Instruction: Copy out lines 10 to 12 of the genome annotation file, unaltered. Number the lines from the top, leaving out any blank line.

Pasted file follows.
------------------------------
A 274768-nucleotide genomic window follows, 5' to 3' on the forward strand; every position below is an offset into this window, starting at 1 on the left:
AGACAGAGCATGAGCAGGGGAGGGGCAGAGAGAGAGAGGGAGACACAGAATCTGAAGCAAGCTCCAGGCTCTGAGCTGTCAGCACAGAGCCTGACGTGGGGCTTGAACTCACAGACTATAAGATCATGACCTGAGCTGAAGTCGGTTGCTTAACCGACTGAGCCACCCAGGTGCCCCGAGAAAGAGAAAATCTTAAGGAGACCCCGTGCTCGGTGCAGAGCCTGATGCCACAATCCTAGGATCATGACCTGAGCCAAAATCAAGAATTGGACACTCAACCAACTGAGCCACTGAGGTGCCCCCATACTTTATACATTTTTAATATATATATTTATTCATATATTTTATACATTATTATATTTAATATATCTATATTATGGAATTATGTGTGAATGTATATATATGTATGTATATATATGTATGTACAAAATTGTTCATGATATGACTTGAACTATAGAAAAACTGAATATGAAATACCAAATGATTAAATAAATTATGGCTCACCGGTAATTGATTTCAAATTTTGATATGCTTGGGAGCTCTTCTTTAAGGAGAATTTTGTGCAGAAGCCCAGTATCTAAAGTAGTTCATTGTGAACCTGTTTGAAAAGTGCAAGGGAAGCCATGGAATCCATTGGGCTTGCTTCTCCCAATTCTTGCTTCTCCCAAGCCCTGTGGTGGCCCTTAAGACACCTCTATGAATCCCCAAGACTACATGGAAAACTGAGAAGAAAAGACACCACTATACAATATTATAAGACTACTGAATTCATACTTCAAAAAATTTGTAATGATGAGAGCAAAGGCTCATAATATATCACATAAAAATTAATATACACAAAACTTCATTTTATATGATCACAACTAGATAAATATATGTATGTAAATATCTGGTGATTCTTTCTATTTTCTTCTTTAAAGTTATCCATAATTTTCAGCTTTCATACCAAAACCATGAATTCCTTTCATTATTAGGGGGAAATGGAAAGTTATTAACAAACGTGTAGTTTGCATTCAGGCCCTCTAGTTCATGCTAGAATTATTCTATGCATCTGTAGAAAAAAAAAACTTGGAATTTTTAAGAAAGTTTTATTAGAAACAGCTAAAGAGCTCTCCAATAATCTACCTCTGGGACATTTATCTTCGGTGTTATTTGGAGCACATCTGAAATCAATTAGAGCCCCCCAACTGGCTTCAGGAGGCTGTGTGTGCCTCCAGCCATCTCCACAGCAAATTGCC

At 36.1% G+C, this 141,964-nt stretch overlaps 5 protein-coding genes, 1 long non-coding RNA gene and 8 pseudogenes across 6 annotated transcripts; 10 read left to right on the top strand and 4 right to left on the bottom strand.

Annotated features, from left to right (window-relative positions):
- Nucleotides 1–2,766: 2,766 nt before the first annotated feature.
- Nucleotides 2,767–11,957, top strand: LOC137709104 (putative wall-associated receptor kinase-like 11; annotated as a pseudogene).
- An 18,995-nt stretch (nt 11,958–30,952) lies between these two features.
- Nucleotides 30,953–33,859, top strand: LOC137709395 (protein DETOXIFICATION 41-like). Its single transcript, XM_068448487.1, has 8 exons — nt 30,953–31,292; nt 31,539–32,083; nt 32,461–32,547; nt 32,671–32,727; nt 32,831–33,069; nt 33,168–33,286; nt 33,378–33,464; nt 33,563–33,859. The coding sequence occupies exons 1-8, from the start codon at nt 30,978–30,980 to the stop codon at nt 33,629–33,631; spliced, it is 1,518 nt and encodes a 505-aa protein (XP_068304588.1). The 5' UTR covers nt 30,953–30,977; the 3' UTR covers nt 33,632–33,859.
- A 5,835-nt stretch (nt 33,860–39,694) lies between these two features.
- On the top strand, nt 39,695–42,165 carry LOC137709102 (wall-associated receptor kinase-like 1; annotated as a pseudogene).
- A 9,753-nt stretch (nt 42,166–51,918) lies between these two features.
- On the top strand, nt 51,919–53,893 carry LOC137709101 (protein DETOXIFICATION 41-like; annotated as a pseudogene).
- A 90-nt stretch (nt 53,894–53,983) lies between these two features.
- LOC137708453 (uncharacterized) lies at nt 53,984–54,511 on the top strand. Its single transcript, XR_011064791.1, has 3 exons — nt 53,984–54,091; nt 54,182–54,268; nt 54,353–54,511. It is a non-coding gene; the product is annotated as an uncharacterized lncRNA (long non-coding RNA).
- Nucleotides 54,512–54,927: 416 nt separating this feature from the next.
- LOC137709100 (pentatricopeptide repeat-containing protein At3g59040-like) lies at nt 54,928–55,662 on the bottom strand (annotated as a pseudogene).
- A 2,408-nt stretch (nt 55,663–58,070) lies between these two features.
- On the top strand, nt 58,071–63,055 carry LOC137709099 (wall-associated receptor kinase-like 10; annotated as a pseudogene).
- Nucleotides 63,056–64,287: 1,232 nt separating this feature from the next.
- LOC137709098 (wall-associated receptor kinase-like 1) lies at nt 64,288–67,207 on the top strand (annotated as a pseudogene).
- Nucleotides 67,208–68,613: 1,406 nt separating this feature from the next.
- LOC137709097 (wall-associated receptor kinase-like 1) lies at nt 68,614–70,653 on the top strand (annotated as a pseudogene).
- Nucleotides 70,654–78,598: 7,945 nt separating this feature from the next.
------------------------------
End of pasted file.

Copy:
- On the top strand, nt 39,695–42,165 carry LOC137709102 (wall-associated receptor kinase-like 1; annotated as a pseudogene).
- A 9,753-nt stretch (nt 42,166–51,918) lies between these two features.
- On the top strand, nt 51,919–53,893 carry LOC137709101 (protein DETOXIFICATION 41-like; annotated as a pseudogene).